Richard Seifert (born Reubin Seifert, 25 November 1910 – 26 October 2001) was a Swiss-British architect, best known for designing the Centre Point tower and Tower 42 (previously the NatWest Tower), once the tallest building in the City of London. His eponymously named practice – R. Seifert and Partners (later the R. Seifert Co-Partnership) was at its most prolific in the 1960s and 1970s, responsible for many major office buildings in Central London as well as large urban regeneration projects in other major British cities.
Reubin "Richard" Seifert
|Born||25 November 1910|
|Died||26 October 2001(aged 90)|
|Practice||R. Seifert and Partners|
King's Reach Tower
More listed below
Seifert was born to a Swiss family and came to London when young. He attended the Central Foundation Boys' School and subsequently obtained a scholarship to the Bartlett School of Architecture, graduating in 1933. Seifert served in the Royal Engineers during World War II.
List of worksEdit
London and suburbsEdit
- 90 Long Acre, Westminster
- Barnet House, High Road, Barnet
- Blackfriars Station, Queen Victoria Street, City of London (to be demolished)
- Beagle House, Tower Hamlets
- Britannia Hotel (The Biltmore, Mayfair Hotel), Grosvenor Square, Mayfair
- Centre Point, New Oxford Street, Camden
- Corinthian House, Lansdowne Road, Croydon
- Drapers Gardens, Throgmorton Avenue, City of London (demolished)
- Essoldo Paddington Cinema, Great Western Road, Westminster (demolished)
- Euston Station, Eversholt Street, Camden
- King's Reach Tower, Stamford Street, Southwark
- Kings Mall, King Street, Hammersmith 1980
- Kellogg House, Baker Street, Westminster
- Limebank House, Gracechurch Street, City of London (demolished)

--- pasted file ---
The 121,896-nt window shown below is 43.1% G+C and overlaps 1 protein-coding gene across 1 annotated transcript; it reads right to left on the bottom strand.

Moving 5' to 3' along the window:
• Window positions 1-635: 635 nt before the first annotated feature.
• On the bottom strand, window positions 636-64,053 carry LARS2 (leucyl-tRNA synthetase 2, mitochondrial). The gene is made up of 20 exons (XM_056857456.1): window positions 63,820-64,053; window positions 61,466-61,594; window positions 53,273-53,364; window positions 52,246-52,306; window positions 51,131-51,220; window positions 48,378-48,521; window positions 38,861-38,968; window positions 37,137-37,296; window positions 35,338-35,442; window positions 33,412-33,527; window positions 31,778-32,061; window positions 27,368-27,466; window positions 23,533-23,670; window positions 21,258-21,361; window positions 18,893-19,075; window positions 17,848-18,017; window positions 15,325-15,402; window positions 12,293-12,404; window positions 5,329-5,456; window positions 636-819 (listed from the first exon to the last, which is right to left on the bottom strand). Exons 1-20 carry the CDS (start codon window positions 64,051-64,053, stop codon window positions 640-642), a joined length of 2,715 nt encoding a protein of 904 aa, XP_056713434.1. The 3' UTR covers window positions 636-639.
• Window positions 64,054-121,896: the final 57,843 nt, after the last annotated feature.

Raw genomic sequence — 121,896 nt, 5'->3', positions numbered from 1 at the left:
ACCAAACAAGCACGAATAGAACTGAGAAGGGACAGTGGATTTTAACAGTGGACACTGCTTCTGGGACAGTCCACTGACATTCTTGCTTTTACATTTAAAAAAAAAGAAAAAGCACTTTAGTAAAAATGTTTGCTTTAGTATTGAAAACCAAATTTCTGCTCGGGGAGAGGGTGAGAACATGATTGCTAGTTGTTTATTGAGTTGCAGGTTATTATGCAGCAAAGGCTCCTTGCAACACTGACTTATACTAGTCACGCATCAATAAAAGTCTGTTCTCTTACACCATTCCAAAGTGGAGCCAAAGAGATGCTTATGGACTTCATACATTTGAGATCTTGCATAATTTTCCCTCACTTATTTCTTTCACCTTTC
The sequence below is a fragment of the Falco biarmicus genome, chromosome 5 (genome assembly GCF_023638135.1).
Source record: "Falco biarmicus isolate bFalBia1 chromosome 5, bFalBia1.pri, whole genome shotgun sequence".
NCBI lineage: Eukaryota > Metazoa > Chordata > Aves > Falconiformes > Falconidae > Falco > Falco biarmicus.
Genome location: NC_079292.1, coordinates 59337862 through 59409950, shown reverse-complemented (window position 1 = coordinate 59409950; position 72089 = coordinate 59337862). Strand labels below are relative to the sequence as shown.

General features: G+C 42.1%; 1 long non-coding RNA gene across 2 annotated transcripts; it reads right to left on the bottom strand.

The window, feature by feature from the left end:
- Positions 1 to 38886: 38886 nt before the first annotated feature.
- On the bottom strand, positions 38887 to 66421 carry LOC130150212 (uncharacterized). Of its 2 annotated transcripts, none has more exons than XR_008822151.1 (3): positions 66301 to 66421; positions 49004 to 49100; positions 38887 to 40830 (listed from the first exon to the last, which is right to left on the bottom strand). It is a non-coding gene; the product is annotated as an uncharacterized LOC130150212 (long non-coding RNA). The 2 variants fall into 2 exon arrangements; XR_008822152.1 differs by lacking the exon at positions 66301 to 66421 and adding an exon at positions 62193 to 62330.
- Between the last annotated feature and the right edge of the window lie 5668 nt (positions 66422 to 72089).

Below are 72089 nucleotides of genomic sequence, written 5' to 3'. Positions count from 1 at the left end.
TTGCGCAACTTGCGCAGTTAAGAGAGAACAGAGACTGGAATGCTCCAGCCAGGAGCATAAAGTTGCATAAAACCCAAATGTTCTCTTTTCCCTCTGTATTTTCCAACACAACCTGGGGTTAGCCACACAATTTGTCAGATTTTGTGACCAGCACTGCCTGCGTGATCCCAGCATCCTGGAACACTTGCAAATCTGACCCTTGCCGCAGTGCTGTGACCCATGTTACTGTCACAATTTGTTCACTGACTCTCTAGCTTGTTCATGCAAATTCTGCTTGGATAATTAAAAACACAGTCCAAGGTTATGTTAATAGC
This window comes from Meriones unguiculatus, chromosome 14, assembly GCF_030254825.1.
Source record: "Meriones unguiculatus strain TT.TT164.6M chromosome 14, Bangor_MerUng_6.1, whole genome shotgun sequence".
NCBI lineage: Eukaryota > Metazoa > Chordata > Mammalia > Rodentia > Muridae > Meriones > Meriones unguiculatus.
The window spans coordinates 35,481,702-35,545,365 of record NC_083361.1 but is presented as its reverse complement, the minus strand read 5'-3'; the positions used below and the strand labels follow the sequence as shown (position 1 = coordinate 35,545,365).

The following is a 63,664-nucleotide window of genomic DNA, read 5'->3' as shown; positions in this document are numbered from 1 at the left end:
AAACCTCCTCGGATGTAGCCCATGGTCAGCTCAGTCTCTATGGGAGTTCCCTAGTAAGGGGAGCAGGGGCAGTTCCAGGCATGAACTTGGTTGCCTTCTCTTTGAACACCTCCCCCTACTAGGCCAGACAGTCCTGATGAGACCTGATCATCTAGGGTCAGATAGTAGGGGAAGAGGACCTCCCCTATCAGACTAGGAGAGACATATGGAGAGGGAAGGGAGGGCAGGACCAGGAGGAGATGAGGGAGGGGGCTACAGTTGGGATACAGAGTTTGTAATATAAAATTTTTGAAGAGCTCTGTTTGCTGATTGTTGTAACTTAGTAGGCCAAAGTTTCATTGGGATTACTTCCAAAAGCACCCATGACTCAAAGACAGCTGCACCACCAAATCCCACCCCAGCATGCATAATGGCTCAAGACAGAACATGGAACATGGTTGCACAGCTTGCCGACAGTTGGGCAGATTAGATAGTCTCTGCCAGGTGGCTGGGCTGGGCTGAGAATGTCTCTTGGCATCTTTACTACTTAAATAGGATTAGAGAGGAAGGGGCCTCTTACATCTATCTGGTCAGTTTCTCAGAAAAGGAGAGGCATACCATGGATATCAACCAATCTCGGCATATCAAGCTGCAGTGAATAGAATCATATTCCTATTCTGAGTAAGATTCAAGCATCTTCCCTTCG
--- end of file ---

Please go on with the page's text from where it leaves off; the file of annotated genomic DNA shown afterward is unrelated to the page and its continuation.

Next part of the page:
- London Forum Hotel (Kensington Forum Hotel), Cromwell Road, Kensington and Chelsea
- New Printing House Square, Gray's Inn Road, Camden
- New London Bridge House, 5 London Bridge Street, Southwark (demolished – site now occupied by The News Building)
- No. 1 Croydon (the NLA Tower), Addiscombe Road, Croydon
- One Kemble Street (Space House), off Kingsway, Camden
- 1, 2 & 3 St John’s Square, Finsbury (now known as Gate House, 1 St John's Square, Clerkenwell, Islington)
- Tolworth Tower, Ewell Road, Tolworth, Kingston upon Thames
- Hilton House, Hilton Street, Manchester
- Gateway House, Piccadilly Approach, Manchester (1969)
- "Richard Seifert (obituary)". The Guardian. 29 October 2001. Retrieved 26 November 2014.
- "Alumni". Central Foundation Boys' School. 2013. Retrieved 8 October 2015.
- William D. Rubinstein (22 February 2011). The Palgrave Dictionary of Anglo-Jewish History. Palgrave Macmillan. pp. 890–. ISBN 978-0-230-30466-6.
- National Life Stories, 'Seifert, Richard (1 of 8) National Life Stories Collection: Architects' Lives', The British Library Board, 1996. Retrieved 10 April 2018[dead link]
- H.M. Land Registry Title number LN49048, drawing numbers 376.8 to 376.15 & 376.28, plans to the deed of 30 January 1963 made between W. McQueen & Co Ltd, Arrol Investment Company Limited and Cornersites (Investments) Limited
Media related to Richard Seifert (architect) at Wikimedia Commons